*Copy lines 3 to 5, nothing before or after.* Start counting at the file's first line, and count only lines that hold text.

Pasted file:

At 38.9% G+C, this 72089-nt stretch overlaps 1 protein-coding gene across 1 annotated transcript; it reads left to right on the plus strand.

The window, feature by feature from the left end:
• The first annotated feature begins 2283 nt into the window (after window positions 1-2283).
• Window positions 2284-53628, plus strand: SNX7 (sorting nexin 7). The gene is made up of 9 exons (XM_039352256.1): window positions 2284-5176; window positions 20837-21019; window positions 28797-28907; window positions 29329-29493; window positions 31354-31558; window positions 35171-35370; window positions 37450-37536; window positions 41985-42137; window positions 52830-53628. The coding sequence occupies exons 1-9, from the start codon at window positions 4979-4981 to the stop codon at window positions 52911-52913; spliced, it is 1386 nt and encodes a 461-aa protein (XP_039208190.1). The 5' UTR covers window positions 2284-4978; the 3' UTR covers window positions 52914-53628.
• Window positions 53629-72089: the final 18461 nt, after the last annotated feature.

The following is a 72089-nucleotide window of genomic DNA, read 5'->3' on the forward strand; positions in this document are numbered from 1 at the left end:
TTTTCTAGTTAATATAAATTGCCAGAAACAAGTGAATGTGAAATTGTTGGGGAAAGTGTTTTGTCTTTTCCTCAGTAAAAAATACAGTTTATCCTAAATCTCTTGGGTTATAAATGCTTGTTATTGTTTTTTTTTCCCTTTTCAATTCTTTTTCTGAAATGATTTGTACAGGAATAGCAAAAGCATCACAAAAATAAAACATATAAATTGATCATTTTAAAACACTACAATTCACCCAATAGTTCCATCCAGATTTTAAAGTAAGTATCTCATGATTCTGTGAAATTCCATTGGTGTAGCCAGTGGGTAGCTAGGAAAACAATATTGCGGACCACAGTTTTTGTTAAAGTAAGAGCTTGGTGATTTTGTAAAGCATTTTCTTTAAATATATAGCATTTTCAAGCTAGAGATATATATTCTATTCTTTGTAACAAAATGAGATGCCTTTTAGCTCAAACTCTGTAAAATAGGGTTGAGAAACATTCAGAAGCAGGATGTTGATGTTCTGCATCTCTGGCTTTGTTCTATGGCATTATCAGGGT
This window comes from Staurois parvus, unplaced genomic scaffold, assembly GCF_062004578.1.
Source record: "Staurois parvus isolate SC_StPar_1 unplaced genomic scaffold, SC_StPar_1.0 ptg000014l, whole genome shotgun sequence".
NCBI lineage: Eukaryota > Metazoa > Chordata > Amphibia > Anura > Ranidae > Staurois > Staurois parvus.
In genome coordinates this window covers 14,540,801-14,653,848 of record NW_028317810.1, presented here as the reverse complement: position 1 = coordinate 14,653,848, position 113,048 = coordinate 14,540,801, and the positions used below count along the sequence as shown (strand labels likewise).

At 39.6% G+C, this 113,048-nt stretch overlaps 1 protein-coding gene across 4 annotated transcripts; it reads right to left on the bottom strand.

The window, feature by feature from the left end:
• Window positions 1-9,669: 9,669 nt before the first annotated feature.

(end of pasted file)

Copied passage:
• The first annotated feature begins 2283 nt into the window (after window positions 1-2283).
• Window positions 2284-53628, plus strand: SNX7 (sorting nexin 7). The gene is made up of 9 exons (XM_039352256.1): window positions 2284-5176; window positions 20837-21019; window positions 28797-28907; window positions 29329-29493; window positions 31354-31558; window positions 35171-35370; window positions 37450-37536; window positions 41985-42137; window positions 52830-53628. The coding sequence occupies exons 1-9, from the start codon at window positions 4979-4981 to the stop codon at window positions 52911-52913; spliced, it is 1386 nt and encodes a 461-aa protein (XP_039208190.1). The 5' UTR covers window positions 2284-4978; the 3' UTR covers window positions 52914-53628.
• Window positions 53629-72089: the final 18461 nt, after the last annotated feature.